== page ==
The constant battle between making money for the sake of it or the pursuit of betterment with purpose as chief focus can unsurprisingly be seen in the field of AI.
I remain baffled by these two positions' jostling.
As for me, I discovered early that when you do something primarily for the expected cash reward, where that financial prize becomes your sole driver, and fall into thinking that it is the remunerated riches that define you, failure, taint and emptiness follow.
The relentless torrent of get-rich-quick bumper ads that must be skipped before viewing what you clicked on feels testament to how dangerously the appeal of the supposedly simple secrets of no-effort avarice is judged.
I learned recently that I may be autotelic. Meaning that the work put in is the source of my intrinsic reward, ahead of the result it brings.
I sense this from a number of developmental examples. The most common I think across our profession being the disappointment when winning a deal that quickly consumes the joy of the signature that comes from realising you've suddenly got one less prospect to navigate through your forecast.
You could also argue that the classic yet staggeringly under-appreciated view also represents from where true success hails. Namely systems over goals.
When in this pursuit of constant process refinement I am kept so fully engaged. And it rubs off beautifully on those around me who are winners. The huge pay-off being, that the positive outcome flowing ends up being greater and more rewarding in all ways than otherwise would have been the case, of thinking the other way 'round.
So Silicon Valley Big Tech, those that speculate on their future dominance, and their next gen wannabes latch onto AI with a chilling manifestation of what I'd term the misguided direction. As seen with this recent The Times' subhead;
The new buzz phrase in the hi-tech hub is ‘effective accelerationism’, a movement that wants to take us to a techno utopia unhindered by regulators and doomsayers.
If you don't by into their method of taking over the world, you are apparently, a 'decel'. A pejorative derived from decelerationist. Here's further explanation from the reliably readable journalist and podcaster, Danny Fortson;
"...[effective accelerationism] is a belief system that has emerged, mostly online, over the past 18 months to proselytise for unbridled, urgent technological advance, while railing against anything that gets in its way.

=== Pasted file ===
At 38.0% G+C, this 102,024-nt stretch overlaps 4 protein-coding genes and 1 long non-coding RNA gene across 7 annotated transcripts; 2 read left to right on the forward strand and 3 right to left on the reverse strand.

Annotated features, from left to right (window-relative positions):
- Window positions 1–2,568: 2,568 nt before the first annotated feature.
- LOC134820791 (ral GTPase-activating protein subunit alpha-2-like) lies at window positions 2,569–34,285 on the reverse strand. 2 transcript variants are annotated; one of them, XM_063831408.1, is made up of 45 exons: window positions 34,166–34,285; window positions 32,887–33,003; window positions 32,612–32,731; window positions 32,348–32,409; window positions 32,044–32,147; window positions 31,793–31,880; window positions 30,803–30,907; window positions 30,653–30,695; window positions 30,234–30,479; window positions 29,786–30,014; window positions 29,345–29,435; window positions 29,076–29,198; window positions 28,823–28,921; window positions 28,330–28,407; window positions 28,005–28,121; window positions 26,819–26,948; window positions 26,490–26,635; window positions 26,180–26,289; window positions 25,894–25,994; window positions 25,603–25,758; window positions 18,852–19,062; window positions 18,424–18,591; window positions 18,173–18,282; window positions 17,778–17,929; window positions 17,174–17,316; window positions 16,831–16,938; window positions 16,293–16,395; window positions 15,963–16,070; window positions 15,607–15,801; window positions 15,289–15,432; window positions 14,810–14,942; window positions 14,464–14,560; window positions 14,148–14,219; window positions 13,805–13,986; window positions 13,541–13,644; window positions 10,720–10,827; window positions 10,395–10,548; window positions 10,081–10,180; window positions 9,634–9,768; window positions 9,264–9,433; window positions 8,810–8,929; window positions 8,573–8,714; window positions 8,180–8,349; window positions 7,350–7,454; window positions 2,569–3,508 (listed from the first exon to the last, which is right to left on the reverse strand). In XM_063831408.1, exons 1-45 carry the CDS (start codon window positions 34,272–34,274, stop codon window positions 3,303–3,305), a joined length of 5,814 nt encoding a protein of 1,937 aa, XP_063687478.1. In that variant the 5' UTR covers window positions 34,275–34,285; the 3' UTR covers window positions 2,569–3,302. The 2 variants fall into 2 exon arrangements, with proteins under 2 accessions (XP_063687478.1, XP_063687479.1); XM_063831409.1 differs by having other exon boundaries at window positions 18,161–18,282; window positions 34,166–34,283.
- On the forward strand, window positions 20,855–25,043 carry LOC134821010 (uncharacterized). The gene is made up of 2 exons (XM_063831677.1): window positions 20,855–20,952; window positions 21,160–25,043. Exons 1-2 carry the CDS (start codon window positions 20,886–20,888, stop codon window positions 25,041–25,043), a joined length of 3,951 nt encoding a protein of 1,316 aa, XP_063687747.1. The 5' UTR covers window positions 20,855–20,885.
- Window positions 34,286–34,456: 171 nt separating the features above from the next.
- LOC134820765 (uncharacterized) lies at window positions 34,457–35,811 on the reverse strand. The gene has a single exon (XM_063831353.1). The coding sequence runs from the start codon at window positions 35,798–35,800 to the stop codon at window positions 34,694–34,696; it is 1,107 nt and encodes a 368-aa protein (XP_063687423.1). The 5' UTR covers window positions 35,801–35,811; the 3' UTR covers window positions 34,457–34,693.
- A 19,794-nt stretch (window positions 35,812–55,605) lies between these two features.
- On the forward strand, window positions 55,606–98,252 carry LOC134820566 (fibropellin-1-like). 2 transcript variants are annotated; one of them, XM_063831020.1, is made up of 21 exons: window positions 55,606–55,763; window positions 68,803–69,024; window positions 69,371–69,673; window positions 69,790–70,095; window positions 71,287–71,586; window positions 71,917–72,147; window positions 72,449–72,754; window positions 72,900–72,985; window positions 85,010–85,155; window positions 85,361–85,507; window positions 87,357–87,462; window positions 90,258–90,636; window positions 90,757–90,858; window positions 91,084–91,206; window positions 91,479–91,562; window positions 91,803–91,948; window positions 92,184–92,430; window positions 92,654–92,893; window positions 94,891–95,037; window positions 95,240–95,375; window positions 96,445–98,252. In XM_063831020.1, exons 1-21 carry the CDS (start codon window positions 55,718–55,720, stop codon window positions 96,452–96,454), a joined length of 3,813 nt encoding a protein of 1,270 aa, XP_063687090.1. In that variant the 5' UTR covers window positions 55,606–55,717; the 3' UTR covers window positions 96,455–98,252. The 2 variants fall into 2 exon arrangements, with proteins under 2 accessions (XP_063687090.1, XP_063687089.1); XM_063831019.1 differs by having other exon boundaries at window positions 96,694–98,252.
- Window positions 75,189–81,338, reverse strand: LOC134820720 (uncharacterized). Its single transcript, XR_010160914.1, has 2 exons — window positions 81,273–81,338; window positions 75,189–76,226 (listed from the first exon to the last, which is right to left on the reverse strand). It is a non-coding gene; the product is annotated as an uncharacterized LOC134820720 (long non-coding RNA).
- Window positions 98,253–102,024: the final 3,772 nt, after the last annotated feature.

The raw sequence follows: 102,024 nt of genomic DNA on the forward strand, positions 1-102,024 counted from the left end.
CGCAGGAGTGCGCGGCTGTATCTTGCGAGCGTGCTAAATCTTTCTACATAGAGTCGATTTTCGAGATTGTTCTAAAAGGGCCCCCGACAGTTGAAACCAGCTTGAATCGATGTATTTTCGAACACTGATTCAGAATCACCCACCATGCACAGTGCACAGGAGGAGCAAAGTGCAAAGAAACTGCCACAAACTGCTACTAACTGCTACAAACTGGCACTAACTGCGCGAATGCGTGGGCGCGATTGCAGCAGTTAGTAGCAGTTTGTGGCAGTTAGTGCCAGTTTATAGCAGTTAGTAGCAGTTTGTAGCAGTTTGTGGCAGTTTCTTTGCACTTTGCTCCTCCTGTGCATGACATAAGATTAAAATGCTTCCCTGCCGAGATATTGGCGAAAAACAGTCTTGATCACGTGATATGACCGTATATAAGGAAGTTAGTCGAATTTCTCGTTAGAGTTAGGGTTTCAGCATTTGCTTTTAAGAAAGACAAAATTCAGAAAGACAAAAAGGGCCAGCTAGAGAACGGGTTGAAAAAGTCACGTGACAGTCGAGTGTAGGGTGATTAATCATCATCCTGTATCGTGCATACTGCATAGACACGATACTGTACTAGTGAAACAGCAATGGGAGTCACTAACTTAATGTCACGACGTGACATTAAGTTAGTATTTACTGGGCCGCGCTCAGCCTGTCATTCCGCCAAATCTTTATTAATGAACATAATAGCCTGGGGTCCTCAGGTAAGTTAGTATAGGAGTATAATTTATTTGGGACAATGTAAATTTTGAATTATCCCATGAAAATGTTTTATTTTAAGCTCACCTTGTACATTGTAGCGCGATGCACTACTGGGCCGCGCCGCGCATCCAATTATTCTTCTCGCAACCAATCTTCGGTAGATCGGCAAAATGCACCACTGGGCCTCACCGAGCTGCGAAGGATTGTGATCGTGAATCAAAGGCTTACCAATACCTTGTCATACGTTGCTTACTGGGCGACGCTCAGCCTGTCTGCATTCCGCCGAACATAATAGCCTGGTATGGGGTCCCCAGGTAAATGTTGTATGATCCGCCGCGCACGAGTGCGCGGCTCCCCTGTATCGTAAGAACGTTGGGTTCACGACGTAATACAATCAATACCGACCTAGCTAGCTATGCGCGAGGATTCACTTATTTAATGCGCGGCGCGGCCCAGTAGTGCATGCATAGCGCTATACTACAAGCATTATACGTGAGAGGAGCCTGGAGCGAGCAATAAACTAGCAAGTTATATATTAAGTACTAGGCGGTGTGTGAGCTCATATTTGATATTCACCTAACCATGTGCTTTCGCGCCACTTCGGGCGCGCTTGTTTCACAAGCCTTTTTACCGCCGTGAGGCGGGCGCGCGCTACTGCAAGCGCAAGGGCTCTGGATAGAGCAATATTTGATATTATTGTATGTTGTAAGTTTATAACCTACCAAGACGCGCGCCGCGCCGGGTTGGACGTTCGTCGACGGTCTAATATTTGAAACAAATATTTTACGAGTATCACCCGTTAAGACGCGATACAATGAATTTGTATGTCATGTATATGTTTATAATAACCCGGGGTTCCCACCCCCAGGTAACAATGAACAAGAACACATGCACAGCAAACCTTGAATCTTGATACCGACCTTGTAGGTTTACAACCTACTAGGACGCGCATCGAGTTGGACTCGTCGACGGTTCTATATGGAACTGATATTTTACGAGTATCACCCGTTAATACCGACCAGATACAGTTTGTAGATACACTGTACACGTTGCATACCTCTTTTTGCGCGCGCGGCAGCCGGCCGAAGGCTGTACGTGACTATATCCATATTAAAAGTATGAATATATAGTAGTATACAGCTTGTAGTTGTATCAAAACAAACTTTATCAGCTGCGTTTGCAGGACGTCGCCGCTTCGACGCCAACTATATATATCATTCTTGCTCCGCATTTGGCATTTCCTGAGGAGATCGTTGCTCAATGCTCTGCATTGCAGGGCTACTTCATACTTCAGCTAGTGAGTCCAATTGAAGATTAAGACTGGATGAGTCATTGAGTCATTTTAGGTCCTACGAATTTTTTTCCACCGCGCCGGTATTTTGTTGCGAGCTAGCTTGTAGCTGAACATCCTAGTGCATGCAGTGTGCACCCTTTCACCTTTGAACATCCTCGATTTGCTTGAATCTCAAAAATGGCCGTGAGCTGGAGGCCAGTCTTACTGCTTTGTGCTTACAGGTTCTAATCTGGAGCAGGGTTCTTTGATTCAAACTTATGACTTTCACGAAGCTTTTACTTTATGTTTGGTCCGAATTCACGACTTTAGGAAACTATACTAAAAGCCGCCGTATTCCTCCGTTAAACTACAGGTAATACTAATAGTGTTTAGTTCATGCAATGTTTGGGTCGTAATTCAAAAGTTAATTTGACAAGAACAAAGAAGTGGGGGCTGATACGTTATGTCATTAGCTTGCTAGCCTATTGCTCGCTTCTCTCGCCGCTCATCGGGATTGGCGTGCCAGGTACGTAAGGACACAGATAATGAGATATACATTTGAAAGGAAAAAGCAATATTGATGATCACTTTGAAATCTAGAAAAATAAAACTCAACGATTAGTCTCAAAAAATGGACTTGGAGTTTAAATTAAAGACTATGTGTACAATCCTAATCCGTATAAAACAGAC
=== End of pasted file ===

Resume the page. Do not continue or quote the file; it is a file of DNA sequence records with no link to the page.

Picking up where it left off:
Those who would seek to impose regulations or otherwise slow progress are called names.
They are “decels”, for “decelerationist”, while believers are “e/accs” (pronounced ee-acks), many of whom have added the label to their social media handle so that others will recognise them as members of the tribe.
I initially felt sympathy for this view. One touted 'enemy' (of several) being ESG. Which in my numerous encounters with its various guises in the corporate world this past decade left me each time with the damaging experience that it misses its mark and is a scam. Or in the words I note from recent criticism of but one leading investor, 'gravy train evangelism [means ESG] has become a giant Petri dish for groupthink'.
Yet an alternate angle gnaws away. Summed up by the withering dismissal, 'growth for the sake of growth is the ideology of the cancer cell'.
A view compounded when learning of the unerring belief in the 'techno-capital machine' and its munificence. Even its ability to save individual lives and humanity itself. As VC kingpin and disciple Marc Andreessen is quoted;
“We believe not growing is stagnation, which leads to zero-sum thinking, internal fighting, degradation, collapse and ultimately death.”
That's quite the stance.
I wholeheartedly support its opening clause. Solution selling has long sought to help those for whom it's already dawned, or who'll soon benefit from being in said camp, that to maintain a status quo is in reality to be going backwards.
Whether you'd quite put the consequences in the same terms as what then follows here, I'm not so sure.
Yet what all this does give us, is a fascinating fresh way in which to join forces with those prospect-side that share in our vision.
For decels are not prey restricted to those hunting in the industrial techno-swamp.
Deceleration in the everyday sense means slowing down. Applying the brakes. Reversing engine thrust.
I have seen this in most debilitating terms. Typically as procrastination. As wait-and-see management. As let's get more data.
In its place, I applaud the festina lente. But this decel urge isn't that.
So often, a large majority of times in fact, I see the supposedly 'considered' approach of reduced velocity hold sway. Sounds so reasonable, doesn't it? Yet their intent to impede, stall or delay (not just technological) progress tends to end up sucking energy out of any potential personal and collective improvement.
There is a balance. You needn't be as extreme as the current wave of e/accs. But to gauge where everyone is on the speed scale could well be a winning insight into how strong your proposal stands.
Making me wonder if the VC crowd have already turned this into a 4-box, 2x2 matrix [-eration pace preferred on one axis, energy on the other] for assessing buying personas ... maybe like this rough, first pass draft of mine;